Any of the characters can do really good damage if you know what you’re doing, but to become a good player you need to study and practice with the character and find out how best to use their abilities. Even if you’re good with one character class, when you start out with a new class you probably won’t know what you’re doing at first. You might try tactics that you used with a different class and find that they don’t work with this new class and that you are doing really poor damage. You’ll need to do some work, figuring out the best strategies, leveling and gearing up before you’re ready to do heroic dungeons, if you know what I mean. ;)

    • Wow, this is even better! This takes in count the aspect that rsponge was talking about, that it varies not only with person but also with person’s partner.

      I’m getting all excited about this! Don’t know why!

  13. Good games use psychology: they give you intermediate goals, and reward those. They walk you through the process of getting to the goal, but don’t provide it for free; what you need to do is clear, whether or not you can do it is up to you. That way you are motivated all the way along.

    God help me, Grand Theft Auto is good for this: plenty of things to try, regular rewards and short term goals, etc. Addictive as all hell :)

  14. I agree that Myst is the best analogy for this. You don’t ever die in this game, it’s very nonthreatening. But you need to figure out what to do, what dials to turn, what buttons to push in which order, etc., to advance to the next level. I find it a very calming game, with beautiful landscapes and sounds which serve as a feedback.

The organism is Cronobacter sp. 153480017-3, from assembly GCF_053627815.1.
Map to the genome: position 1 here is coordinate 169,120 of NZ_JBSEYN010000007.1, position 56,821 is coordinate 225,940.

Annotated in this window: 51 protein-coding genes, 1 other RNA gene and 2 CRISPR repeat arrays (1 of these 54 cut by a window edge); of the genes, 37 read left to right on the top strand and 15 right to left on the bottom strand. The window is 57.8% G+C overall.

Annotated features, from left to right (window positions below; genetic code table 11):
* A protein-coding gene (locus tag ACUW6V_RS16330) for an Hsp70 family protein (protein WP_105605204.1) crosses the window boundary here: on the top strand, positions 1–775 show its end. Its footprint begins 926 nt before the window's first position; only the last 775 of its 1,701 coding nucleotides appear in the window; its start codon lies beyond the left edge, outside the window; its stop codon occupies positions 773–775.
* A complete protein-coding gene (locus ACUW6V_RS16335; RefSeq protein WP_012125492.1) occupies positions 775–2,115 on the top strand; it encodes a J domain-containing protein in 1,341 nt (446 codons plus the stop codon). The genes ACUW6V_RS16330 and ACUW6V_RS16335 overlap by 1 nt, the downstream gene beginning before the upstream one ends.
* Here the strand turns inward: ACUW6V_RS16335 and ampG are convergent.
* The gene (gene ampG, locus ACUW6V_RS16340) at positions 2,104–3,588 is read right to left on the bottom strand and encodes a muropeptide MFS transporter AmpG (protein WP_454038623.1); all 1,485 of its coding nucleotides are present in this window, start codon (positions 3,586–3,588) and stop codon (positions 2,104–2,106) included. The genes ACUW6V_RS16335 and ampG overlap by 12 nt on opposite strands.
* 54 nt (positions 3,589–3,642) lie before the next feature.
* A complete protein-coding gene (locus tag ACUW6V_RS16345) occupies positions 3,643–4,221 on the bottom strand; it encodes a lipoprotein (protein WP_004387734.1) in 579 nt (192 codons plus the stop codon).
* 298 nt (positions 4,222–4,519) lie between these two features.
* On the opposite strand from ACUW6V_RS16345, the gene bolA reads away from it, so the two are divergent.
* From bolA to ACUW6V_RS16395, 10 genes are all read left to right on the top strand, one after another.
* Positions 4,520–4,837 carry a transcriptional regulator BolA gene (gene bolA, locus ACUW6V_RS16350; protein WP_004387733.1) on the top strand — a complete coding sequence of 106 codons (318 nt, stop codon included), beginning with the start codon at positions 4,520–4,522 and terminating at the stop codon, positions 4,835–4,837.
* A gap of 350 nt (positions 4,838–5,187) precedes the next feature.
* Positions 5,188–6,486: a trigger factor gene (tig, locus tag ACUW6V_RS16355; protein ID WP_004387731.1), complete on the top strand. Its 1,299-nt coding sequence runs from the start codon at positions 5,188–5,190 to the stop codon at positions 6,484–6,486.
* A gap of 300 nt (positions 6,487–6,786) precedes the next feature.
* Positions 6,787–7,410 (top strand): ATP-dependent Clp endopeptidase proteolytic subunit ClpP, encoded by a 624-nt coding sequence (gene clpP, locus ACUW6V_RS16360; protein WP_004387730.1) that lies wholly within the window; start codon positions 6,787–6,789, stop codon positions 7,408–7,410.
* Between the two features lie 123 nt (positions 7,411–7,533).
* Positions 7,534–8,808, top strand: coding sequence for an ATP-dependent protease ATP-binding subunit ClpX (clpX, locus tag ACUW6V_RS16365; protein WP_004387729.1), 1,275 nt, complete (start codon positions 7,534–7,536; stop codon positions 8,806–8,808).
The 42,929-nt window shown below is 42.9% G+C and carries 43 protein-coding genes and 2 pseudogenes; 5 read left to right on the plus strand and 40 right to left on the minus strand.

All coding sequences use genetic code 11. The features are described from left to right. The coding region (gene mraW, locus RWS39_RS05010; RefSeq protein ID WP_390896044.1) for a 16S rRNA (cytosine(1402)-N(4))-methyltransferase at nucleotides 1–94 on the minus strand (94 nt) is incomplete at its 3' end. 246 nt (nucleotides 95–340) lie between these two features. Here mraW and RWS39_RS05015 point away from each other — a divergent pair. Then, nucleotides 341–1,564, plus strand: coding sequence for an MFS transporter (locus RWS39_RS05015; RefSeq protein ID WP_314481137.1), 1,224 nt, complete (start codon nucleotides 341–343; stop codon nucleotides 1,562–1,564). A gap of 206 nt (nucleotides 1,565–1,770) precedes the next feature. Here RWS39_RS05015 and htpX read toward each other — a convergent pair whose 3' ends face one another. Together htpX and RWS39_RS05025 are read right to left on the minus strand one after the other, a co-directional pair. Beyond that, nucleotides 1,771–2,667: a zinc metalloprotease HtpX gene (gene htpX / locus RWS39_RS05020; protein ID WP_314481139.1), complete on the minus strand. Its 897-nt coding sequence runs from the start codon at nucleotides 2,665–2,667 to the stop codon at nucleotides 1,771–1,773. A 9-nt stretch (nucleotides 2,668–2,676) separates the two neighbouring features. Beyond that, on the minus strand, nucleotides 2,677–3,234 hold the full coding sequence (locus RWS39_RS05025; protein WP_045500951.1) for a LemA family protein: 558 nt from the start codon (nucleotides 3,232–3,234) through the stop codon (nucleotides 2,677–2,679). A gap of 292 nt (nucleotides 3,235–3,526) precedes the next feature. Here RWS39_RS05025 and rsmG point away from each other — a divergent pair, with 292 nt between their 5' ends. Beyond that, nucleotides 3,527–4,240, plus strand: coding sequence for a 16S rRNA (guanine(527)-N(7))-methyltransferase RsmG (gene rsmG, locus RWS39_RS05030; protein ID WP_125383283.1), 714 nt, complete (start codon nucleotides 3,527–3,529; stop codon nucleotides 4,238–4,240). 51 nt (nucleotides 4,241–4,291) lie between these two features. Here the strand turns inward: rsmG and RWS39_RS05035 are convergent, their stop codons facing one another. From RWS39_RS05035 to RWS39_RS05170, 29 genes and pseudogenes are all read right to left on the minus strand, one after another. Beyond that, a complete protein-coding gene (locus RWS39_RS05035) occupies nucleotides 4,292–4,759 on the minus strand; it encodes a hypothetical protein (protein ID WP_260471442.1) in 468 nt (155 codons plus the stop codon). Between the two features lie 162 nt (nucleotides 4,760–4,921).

Rob

  15. I throw my hat into the “combo code” ring — but for a specific code.

    The Konami code was a code that you entered at the beginning of the game — for nearly every game Konami has made. It first appeared on the default NES, and is still in use today. Moreover, any gamer who has heard of Konami will have heard of the code.

    It varies slightly depending on system, but some of the steps are always the same. The original code was up, up, down, down, left, right, left, right, A, B, Start, and does something different depending on the game being played.

    I see a ton of metaphor and analogy material there. I hope it helps.

  16. Wonderful challenge – being both an avid gamer and veteran g-spot hunter qualifies me to answer this question for you, Emily. The solutions offered by my esteemed blogonauts above are too tame and obscure to be applicable in a broad context. What we need is a combination of skill and intensity to really capture the g-spot analogy. So I suggest using the classic first-person shooter game Call of Duty Modern Warfare 2 metaphor: a player fights his/her way through a combat situation and unlocks achievements along the way by accumulating kill-streaks. These vary from radar to special weapons and firepower, depending on the number of enemies killed during gameplay. The ultimate reward – earned at 25 kills during the game – is a tactical nuke. That is our g-spot trigger. It may happen for any player in any session, fast or tantalizingly slow, yet devastatingly effective because the nuclear bomb is always the game-winning kill. The analogy here is that while it is certainly possible to reach this level of ecstasy, it is not easy to achieve. Practice, wit and endurance are essential to unlock the prize. Kaboom!